Putin visits Iran for talks with Turkey’s Erdogan


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RIGA, Latvia — Russian President Vladimir Putin, shunned by much of the world after his invasion of Ukraine, visited Tehran on Tuesday, a sign of deepening ties between the two nations, united in their isolation vis -towards the West.

Cheese fries meet with Ayatollah Ali Khamenei, Iran’s Supreme Leader, and Iranian President Ebrahim Raisi shortly after his arrival, then met with Turkish President Recep Tayyip Erdogan. Later that evening, he was due to meet Raisi and Erdogan, on his first trip outside the former Soviet Union since Russia invaded Ukraine in February.

Putin discussed trade, energy, transport and the ongoing conflict in Syria during his meeting with Raisi, who is emerging as a key Moscow ally

Russian President Vladimir Putin appeared to hobble out of his plane as he arrived in Tehran for a meeting with Turkey’s Recep Tayyip Erdogan on July 19. (Video: Associated Press)

Putin admitted Monday in a meeting with Kremlin officials that Western sanctions had created “colossal” difficulties for the Russian economy. He sought to expand trade with China, Asia and the Middle East to compensate for falling imports from the West. Putin’s only other international trip since invading Ukraine in February was late last month when he flew to Tajikistan and Turkmenistan.

When meeting Raisi, he touted the growing business ties, sending a message to his Russian audience that while Western companies have left the country in droves, Moscow still has reliable friends.

“We can boast of record numbers in terms of business growth. We are strengthening our international security cooperation, making a significant contribution to the settlement of the Syrian crisis,” Putin said.

Kremlin spokesman Dmitry Peskov said both Russia and Iran were used to Western sanctions, which was the price of their independence.

“Iran has been subject to sanctions of all kinds for decades … which we consider absolutely illegitimate from the point of view of international law,” Peskov said in comments to Iranian media broadcast on Iranian television. Russian state.

He said improving relations with Iran was “a long-term line of our foreign policy”, adding that a strategic cooperation agreement would likely be signed in the coming months.

The White House claimed Russia wanted to acquire surveillance drones from Iran for use in Ukraine, but Peskov said that was not on the agenda in Tehran.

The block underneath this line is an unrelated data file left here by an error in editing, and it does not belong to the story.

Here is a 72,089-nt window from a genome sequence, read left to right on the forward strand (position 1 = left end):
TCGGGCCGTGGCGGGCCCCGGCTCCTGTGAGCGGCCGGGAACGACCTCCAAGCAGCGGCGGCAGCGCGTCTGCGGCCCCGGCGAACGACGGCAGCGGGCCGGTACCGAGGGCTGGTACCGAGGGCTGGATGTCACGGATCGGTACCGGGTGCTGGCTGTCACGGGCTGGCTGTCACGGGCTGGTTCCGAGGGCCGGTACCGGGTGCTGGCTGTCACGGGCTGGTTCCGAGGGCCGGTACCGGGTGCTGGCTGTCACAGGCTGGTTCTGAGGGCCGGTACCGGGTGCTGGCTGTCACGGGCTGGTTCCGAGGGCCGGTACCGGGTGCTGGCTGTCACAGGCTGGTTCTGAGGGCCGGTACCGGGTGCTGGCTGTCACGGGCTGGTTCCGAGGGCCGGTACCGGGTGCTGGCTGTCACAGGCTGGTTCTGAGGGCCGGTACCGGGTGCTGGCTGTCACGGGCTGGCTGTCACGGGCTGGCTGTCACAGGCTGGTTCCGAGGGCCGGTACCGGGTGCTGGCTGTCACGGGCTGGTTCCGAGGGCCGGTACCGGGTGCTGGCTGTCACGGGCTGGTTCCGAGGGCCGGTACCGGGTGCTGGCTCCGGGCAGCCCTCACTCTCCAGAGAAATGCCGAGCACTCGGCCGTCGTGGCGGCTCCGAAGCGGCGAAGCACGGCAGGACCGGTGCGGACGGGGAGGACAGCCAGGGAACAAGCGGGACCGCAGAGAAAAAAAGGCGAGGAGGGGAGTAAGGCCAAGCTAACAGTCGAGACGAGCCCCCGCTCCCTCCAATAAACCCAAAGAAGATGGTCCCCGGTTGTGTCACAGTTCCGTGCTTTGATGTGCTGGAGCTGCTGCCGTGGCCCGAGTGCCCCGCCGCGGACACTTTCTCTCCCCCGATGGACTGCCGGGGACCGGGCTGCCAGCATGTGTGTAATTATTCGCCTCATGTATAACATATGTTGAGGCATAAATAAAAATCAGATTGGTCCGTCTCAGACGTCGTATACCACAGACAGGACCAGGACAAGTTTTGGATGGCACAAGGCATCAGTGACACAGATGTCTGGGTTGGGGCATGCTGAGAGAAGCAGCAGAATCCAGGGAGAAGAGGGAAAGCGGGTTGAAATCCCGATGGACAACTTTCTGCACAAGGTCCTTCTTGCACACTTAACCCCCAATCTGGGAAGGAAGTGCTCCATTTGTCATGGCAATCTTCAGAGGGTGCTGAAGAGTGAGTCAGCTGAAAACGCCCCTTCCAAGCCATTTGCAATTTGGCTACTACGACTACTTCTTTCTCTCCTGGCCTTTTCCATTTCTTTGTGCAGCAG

The presence of Erdogan, who has tried to position himself as a mediator between Moscow and Kyiv, has raised hopes that he could help build on the progress made last week in Turkey, when Russia and Ukraine agreed on preliminary measures that would allow grain shipments to resume from Ukrainian ports.

Russia blocks Ukraine’s Black Sea ports, including the main port of Odessa, triggering a global food crisis as the price of basic necessities such as bread, cooking oil and fertilizers soar . Moscow denies responsibility for the crisis, instead blaming Western sanctions and insisting they be lifted. It is estimated that more than 100 ships loaded with grain are stranded in port or at sea.

UN officials, who are also helping broker the grain deal between Ukraine and Russia, said more work needed to be done. At a press conference on Monday, Farhan Haq, a spokesman for the UN secretary-general, said “we have no particular expectation” that a grain deal would emerge from the three-party meeting in Iran. Since the Istanbul talks last week, he added, “we believe that gradually there has been a bit more progress, but there is nothing to announce at this stage.”

Putin issued a similar note at the start of his meeting with Erdogan, saying: “It is true that not all problems have been resolved yet, but the fact that there is movement is already good.”

In Iran, leaders are also discussing Turkey’s plans for a military incursion into northern Syria, targeting a Kurdish-led militia allied with the United States. Ankara says the planned operation is aimed at repelling fighters affiliated with the Kurdistan Workers’ Party, or PKK, which it considers a terrorist group.

But any military operation could bring Turkey into conflict with Iran and Russia, which are allies of Syrian President Bashar al-Assad and have maintained military forces in the country.

Khamenei appeared to show his dissatisfaction with Erdogan during a meeting with him on Tuesday, saying a military attack was “definitely to the detriment of Syria, Turkey and the region”.

Putin’s visit comes days after President Biden visited Saudi Arabia and Israel, where he raised concerns that China and Russia are seeking to fill a power vacuum in the Middle East. “We cannot let this happen,” he said in Tel Aviv.

“There is a reality in the region with Russia at the center,” said Vali Nasr, professor of Middle Eastern studies at the Johns Hopkins School of Advanced International Studies. “It thwarted the belief of the United States that the dynamic [in the region] talks about Israel and the Arabs uniting against Iran. The Putin-Erdogan-Raisi meetings show that there are other actors and dynamics beyond those in Riyadh last week.

Amid the trilateral talks, the National Iranian Oil Co. (NIOC) and Russian gas producer Gazprom on Tuesday signed a memorandum of understanding worth around $40 billion. Gazprom will help NIOC in the development of the Kish and North Pars gas fields as well as six oil fields, according to Iran’s Oil Ministry news agency Shana. Gazprom will also participate in the completion of liquefied natural gas projects and the construction of gas export pipelines.

Iran has the world’s second largest oil reserves after Russia, but Western sanctions have slowed the development of gas exports.

Sean Fanning in London contributed to this report.

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